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Convoy co-founder Grant Goodale accepts the award for Next Tech Titan at the 2018 GeekWire Awards. (GeekWire Photo / Kevin Lisota)

The Pacific Northwest tech scene is known primarily for giants such as Amazon and Microsoft, but there is a huge crop of fast-growing companies ready to make the leap to become the region’s Next Tech Titan.

Past winners in this illustrious category at the GeekWire Awards have gone on to become household names in the technology world, with many successfully going public and becoming leaders in their categories.

Now it’s time to place your bets on the next dominant force in the Pacific Northwest tech scene.

We’ve opened voting in 11 GeekWire Awards categories, and community votes will be factored in with feedback from our more than 30 judges (see here). On May 2 we will announce the winners live on stage at the GeekWire Awards — presented by Wave Business — in front of more than 800 geeks at the Museum of Pop Culture in Seattle. Community voting ends April 19.

This year’s nominees for Next Tech Titan — Flexe, Outreach, Remitly, Rover and Stay Alfred — are taking the industry by storm, bringing new technologies to the table in areas ranging from pet-sitting, immunotherapies and short-term apartment rentals. They’ve raised some serious cash in recent years to turn their big ideas into new products and expand across the globe.

Last year’s winner in this category was Convoy, a Seattle startup aiming to transform the trucking industry with an Uber-like system that matches truckers with the loads they carry. Convoy joins a list of big-name winners that also includes BitTitan, Smartsheet, Avalara, Zulily and Tableau Software.

Read up on the finalists below and vote on all the categories while you’re here. And don’t forget to grab your tickets here, as the GeekWire Awards sell out every year.

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Flexe: No. 93 on the GeekWire 200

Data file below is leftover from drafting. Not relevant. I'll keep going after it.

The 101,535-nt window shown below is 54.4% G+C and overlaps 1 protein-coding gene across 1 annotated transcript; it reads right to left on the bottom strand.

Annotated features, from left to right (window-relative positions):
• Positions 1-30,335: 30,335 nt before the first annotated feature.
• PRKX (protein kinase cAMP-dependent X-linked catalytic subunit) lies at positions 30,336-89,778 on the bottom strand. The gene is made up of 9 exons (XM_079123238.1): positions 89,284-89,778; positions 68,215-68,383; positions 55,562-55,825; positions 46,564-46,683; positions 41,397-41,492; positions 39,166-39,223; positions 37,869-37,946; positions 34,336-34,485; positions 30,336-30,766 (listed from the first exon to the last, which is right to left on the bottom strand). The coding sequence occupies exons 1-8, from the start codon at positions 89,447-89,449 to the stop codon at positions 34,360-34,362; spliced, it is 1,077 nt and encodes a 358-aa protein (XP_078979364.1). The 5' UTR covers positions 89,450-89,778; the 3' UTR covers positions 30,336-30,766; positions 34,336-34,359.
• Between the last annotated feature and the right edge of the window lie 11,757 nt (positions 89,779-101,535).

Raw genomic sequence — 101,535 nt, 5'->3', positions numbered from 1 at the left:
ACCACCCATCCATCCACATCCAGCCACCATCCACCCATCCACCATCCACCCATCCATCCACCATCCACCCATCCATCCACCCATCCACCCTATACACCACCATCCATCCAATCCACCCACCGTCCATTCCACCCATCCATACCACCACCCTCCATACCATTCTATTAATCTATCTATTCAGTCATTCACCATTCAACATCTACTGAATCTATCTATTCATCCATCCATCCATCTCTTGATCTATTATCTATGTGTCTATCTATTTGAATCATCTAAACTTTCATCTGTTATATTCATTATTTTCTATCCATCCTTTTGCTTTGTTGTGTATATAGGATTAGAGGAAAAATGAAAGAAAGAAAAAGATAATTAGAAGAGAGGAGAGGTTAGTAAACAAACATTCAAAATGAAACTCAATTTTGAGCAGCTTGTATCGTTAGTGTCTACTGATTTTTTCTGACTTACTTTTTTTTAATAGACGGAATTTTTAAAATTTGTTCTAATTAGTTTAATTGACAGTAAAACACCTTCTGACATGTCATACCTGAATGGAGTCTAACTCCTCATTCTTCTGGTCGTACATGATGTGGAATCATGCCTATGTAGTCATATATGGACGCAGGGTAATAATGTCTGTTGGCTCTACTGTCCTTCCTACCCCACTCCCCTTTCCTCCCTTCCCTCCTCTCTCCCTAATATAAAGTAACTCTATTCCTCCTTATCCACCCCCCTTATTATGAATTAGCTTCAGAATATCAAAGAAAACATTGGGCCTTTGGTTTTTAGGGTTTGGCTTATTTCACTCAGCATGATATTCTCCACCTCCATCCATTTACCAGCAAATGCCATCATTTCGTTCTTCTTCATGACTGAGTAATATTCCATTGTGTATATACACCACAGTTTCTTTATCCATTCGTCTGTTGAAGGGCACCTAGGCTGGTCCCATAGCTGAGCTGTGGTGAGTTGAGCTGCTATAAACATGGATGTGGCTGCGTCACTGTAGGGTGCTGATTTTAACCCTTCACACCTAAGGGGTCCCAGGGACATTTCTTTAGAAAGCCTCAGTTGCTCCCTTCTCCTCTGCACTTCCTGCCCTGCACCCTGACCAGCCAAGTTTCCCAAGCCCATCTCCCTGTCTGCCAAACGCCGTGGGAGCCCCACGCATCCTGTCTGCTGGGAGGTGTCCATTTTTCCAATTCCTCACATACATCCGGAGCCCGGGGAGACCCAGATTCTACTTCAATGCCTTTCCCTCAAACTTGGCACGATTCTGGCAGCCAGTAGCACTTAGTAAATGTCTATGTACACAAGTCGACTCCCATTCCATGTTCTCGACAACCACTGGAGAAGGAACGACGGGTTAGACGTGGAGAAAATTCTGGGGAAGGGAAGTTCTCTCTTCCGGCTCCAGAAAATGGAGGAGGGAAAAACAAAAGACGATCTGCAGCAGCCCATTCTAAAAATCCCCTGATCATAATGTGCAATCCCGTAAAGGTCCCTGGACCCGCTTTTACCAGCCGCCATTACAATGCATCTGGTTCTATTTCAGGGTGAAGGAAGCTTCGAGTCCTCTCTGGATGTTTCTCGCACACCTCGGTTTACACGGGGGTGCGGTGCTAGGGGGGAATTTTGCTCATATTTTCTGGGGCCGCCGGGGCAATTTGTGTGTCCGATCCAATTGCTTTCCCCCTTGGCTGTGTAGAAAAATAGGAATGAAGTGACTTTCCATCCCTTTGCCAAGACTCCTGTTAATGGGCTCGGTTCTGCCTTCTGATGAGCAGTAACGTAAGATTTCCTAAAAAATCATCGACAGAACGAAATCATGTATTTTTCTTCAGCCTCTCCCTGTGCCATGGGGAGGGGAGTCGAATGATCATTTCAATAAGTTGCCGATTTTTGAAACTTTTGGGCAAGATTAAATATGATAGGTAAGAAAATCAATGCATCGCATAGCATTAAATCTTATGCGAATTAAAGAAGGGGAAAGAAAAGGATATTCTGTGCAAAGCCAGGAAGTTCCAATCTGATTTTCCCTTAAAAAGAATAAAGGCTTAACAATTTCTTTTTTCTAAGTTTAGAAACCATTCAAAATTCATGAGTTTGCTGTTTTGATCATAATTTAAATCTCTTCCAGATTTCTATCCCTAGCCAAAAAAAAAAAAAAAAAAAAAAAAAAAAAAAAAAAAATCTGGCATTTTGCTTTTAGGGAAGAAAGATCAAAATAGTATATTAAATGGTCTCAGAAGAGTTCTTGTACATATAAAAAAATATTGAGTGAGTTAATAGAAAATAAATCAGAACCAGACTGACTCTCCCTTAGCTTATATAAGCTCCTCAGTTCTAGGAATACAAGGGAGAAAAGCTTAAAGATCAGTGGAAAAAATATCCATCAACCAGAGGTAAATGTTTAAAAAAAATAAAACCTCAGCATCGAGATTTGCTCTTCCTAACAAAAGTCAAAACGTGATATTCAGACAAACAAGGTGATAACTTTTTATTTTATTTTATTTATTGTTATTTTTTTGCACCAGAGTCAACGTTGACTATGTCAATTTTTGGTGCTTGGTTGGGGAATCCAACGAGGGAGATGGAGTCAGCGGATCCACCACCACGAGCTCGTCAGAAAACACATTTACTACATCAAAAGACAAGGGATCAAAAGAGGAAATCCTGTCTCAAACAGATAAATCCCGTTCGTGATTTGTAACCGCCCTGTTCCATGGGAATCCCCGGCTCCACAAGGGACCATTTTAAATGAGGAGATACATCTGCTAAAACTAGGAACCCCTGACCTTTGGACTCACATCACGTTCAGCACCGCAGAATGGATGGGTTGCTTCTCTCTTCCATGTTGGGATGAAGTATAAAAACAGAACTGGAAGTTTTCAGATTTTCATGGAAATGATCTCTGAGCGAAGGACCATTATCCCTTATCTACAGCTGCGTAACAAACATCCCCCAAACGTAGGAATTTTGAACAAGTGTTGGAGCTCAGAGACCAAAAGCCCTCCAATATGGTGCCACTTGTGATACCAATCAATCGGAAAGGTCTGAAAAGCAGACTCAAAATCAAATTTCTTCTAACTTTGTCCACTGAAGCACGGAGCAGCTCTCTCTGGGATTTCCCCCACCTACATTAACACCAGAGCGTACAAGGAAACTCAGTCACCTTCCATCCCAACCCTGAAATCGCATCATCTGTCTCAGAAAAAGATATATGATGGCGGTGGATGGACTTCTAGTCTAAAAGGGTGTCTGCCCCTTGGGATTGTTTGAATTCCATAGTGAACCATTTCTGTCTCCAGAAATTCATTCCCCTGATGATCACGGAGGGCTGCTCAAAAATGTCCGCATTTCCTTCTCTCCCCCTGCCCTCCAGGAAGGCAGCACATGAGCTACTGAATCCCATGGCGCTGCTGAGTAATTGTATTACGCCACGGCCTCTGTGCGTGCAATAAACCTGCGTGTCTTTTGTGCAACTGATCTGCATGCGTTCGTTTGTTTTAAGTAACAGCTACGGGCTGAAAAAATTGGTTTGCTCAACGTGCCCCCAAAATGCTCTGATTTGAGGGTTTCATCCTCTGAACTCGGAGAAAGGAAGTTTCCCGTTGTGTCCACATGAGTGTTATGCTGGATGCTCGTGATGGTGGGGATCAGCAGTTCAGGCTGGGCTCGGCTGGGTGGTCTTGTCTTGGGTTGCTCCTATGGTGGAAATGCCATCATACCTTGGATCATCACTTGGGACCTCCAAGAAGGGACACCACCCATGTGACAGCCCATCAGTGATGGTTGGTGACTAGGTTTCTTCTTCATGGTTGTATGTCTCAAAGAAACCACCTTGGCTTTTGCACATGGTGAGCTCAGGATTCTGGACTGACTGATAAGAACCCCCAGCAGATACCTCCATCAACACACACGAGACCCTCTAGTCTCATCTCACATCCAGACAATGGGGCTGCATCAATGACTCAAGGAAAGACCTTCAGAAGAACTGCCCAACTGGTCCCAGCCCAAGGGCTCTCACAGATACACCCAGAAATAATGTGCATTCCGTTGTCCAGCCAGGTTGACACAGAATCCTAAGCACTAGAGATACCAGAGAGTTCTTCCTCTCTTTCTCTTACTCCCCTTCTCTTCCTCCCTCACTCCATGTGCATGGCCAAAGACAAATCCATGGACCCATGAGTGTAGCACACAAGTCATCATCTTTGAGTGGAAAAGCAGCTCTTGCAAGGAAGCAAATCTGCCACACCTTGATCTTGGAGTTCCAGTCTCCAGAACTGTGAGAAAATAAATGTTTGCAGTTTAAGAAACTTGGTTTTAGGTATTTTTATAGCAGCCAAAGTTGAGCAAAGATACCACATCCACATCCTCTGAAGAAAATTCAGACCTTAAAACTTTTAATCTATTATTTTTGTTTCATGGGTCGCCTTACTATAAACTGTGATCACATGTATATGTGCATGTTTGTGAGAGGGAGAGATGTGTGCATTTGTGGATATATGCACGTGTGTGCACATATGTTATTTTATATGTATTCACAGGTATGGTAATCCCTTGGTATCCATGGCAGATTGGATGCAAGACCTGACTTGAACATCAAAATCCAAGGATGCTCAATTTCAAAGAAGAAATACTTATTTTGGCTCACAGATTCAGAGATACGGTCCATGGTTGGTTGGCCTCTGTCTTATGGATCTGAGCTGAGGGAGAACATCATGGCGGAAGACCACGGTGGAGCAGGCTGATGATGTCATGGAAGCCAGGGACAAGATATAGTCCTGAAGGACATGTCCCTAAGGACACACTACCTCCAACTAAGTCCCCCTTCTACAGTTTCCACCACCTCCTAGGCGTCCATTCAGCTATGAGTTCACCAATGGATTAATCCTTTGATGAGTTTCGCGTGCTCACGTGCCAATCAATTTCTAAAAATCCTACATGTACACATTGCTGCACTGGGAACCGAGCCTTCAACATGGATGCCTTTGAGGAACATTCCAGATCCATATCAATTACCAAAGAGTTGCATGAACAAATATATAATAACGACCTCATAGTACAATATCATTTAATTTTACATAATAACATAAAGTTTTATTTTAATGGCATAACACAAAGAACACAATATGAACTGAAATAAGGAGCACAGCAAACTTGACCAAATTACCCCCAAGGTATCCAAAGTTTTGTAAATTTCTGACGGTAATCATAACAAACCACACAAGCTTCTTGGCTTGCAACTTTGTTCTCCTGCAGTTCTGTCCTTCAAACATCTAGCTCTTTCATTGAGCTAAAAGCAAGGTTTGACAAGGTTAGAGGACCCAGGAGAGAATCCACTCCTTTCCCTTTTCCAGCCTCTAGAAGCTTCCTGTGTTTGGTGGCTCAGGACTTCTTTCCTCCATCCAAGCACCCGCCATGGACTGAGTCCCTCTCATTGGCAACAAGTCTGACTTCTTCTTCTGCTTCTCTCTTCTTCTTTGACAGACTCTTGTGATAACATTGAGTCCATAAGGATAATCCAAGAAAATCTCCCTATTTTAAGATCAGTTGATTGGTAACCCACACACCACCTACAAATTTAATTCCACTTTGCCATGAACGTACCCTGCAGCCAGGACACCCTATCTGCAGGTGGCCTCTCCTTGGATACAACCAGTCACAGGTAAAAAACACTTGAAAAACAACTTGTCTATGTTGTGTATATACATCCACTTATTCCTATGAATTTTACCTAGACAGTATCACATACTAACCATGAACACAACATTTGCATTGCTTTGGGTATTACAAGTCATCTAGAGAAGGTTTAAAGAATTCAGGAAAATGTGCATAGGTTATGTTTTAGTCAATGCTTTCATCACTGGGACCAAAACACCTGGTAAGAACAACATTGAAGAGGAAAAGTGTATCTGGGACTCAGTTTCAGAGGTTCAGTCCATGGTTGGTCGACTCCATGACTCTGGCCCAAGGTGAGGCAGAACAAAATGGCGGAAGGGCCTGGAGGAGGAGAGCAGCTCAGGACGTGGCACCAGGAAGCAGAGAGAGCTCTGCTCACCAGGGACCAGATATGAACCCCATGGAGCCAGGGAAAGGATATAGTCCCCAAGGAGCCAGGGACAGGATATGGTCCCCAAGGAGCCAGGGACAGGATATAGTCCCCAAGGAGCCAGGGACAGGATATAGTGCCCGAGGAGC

Karl Siebrecht, co-founder and CEO of Flexe. (PRNews Photo / Flexe)

With the rise of e-commerce and customer appetite for rapid shipping, warehousing solutions have become an important consideration across the retail landscape. Enter Flexe.

The Seattle startup offers on-demand warehouse space for companies that want to compete with giants such as Amazon and Walmart in shipping, but don’t have the time or resources to build out their own supply chain. Flexe’s overall goal is to help those with unused space earn additional revenue, while enabling businesses to utilize a pay-as-you-go, on-demand model when they need additional warehouse space.

In 2017 it made a major leap, introducing a next-day delivery service, which the company said at the time would give brands the ability to reach 98 percent of U.S. customers faster than Amazon Prime two-day shipping.

Flexe CEO Karl Siebrecht said the company is “defining the new approach to the warehousing and fulfillment challenges that every retailer and brand faces.” In the coming years, Siebrecht envisions “a future where goods will move around the world similar to the way data moves around the internet — seamlessly from source to destination.” He hopes Flexe will continue to grow and lead the transformation of the $1.5 trillion logistics industry.

Outreach: No. 24 on the GeekWire 200

(Outreach Photo)

2018 was a busy year for Outreach.

Last May, the sales automation company raised a whopping $65 million round to bring its total funding to $125 million. In the next few months, the company leased a big chunk of office space to upgrade its headquarters and made its first-ever acquisition. 

Outreach uses machine learning to help customers like Cloudera, Adobe, Microsoft, DocuSign, and others automate and streamline communication with sales prospects. It offers one system to track all touch points, from phone calls to emails to LinkedIn messages. The software integrates with existing tools like Salesforce and Gmail.

Outreach more than doubled its revenue in 2018 and met all goals and metrics, CEO Manny Medina told GeekWire in February. Outreach now has more than 3,100 customer accounts and 50,000-plus users. It employed 315 people as of February and plans to reach 450 by the end of 2019.